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Mary Frances Berry

February 18, 2013
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Mary Frances Berry has been a Geraldine R. Segal Professor of American Social Thought and Professor of History at the University of Pennsylvania since 1987. In addition to her research, Dr. Berry teaches classes on the history of law and public, all while advising students in African American and legal History.

Professor Berry served as the Assistant Secretary for Education in the U.S. Department of Health Education, and Welfare under the Carter administration. In 1980, President Carter appointed her to the U.S. Civil Rights Commission, where she served until 2004. When President Reagan attempted to fire her for criticizing his civil rights policies, Dr. Berry sued and won reinstatement. In 1993, President Clinton appointed her Chairperson of the Civil Rights Commission, a position she held until 2004. During her term, the Commission issued reports on the 2000 Florida Presidential Election, police practices in New York City, the state of Indian reservations, affirmative action, church burnings, and environmental justice.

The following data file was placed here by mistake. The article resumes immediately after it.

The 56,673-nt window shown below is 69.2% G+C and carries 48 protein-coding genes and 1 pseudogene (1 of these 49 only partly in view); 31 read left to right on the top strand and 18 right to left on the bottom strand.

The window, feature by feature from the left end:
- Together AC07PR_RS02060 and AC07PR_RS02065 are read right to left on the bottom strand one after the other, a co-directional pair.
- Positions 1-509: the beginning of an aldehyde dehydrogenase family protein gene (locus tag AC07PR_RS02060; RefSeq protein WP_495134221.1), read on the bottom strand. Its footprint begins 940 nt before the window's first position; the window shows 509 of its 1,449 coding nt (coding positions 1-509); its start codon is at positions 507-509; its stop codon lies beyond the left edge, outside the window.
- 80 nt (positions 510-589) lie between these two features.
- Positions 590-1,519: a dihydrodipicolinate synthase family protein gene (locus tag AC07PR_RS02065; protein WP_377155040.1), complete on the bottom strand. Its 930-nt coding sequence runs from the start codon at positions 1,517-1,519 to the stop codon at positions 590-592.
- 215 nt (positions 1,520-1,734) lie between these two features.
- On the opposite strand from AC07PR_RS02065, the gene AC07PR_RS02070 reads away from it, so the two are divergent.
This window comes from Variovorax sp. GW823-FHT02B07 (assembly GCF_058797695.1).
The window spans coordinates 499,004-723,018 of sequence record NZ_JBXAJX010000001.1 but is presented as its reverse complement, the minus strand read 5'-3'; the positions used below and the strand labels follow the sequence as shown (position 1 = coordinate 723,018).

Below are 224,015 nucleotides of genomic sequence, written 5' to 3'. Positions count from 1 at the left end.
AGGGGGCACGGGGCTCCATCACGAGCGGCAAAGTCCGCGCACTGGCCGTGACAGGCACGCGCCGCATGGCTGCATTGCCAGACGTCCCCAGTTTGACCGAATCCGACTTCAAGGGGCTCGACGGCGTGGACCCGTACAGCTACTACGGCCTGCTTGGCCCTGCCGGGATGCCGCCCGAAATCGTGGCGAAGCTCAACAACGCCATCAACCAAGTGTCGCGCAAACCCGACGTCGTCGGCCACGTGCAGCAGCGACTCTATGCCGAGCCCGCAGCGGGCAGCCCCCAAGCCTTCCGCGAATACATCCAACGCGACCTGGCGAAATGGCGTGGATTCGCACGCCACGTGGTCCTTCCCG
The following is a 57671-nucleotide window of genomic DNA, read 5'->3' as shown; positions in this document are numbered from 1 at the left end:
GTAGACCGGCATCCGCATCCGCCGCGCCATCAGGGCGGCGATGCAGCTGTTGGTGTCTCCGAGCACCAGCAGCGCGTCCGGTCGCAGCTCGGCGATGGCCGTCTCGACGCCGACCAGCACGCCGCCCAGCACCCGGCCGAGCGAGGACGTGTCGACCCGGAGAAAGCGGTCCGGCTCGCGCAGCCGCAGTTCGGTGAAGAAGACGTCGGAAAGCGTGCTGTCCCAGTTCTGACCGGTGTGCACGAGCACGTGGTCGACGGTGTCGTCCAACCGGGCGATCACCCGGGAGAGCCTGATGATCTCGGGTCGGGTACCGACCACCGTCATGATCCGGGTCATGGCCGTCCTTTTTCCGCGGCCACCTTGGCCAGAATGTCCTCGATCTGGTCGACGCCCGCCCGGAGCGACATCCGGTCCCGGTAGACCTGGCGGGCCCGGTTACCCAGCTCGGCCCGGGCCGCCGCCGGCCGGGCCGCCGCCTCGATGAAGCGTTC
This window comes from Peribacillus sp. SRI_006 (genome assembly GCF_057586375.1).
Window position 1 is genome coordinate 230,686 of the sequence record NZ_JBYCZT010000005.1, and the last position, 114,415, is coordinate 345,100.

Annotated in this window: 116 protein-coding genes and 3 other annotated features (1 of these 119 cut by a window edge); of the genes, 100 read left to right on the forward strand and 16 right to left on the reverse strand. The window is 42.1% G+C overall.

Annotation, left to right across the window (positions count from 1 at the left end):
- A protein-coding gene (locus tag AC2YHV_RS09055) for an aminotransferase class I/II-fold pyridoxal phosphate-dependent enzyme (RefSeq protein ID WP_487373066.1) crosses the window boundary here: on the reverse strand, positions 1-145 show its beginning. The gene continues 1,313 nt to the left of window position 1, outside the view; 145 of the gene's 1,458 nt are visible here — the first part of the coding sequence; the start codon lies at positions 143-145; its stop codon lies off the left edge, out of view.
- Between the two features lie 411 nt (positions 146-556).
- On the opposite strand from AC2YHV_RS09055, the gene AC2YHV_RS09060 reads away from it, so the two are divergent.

In the 1980s, Dr. Berry was one of the founders of the Free South Africa Movement, where she led protests against apartheid despite being arrested and jailed numerous times. On February 11, 1990, Dr. Berry met Nelson Mandela upon his release after 27 years of imprisonment.

Professor Berry attended Howard University as an undergraduate and earned a J.D. and Ph.D. in history from the University of Michigan. Professor Berry has also received 35 honorary doctoral degrees as well as numerous awards, including the NAACP’s Roy Wilkins Award, the Rosa Parks Award from the Southern Christian Leadership Conference, and the American Bar Association’s Spirit of Excellence Award.

–Lauren Alcena CAS 13

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